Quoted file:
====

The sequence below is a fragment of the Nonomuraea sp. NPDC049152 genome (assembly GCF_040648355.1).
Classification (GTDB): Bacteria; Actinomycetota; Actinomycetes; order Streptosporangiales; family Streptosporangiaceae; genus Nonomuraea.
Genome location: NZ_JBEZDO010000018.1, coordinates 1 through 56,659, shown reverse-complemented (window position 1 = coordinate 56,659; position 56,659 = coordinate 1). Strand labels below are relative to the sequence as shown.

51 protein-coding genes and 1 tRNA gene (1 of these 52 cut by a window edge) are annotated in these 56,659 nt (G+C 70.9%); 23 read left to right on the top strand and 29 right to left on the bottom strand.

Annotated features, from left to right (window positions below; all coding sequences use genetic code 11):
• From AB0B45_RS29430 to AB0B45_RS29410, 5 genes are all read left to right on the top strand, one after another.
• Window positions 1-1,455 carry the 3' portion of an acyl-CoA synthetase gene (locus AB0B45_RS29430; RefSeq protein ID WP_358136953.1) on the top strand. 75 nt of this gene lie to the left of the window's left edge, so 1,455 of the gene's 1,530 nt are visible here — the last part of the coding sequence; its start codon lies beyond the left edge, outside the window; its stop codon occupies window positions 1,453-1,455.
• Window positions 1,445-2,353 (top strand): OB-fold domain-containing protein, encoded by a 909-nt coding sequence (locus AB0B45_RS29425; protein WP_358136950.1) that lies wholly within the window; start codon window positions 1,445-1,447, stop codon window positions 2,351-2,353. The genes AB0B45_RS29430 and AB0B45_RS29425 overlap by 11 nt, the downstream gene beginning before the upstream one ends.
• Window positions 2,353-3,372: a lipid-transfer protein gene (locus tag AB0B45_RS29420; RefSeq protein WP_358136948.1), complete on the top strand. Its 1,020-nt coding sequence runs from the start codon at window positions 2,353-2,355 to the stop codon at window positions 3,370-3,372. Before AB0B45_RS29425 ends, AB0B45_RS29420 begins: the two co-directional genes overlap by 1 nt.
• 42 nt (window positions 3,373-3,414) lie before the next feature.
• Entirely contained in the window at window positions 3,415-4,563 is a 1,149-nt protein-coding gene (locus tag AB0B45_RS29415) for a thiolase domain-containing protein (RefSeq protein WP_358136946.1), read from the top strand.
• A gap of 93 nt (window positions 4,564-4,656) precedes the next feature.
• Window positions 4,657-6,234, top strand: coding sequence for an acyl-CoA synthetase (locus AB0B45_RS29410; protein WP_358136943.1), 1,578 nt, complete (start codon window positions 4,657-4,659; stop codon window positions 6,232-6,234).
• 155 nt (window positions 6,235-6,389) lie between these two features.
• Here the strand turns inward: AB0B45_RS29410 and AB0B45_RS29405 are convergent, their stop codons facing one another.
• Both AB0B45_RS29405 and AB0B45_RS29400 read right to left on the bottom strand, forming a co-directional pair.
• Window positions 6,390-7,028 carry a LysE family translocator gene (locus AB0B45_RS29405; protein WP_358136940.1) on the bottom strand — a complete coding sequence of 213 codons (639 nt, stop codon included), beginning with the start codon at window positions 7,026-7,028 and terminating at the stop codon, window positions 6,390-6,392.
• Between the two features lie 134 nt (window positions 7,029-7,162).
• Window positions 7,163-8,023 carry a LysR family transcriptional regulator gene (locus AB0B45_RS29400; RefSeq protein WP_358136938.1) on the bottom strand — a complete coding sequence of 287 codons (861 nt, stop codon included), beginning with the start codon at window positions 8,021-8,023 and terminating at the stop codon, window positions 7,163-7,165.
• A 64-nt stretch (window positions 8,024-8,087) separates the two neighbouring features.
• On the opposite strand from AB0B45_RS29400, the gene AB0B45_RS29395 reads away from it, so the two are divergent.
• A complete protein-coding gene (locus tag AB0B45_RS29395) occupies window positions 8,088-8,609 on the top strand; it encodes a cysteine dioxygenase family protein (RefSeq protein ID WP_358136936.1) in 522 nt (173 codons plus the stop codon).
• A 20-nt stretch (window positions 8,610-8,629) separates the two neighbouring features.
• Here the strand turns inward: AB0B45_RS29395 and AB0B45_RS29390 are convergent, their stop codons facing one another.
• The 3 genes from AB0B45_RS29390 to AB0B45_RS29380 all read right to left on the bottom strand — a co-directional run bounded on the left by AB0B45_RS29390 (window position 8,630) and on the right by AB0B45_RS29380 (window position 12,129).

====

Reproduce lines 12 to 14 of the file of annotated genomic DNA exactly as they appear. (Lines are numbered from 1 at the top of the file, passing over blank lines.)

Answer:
• A gap of 93 nt (window positions 4,564-4,656) precedes the next feature.
• Window positions 4,657-6,234, top strand: coding sequence for an acyl-CoA synthetase (locus AB0B45_RS29410; protein WP_358136943.1), 1,578 nt, complete (start codon window positions 4,657-4,659; stop codon window positions 6,232-6,234).
• 155 nt (window positions 6,235-6,389) lie between these two features.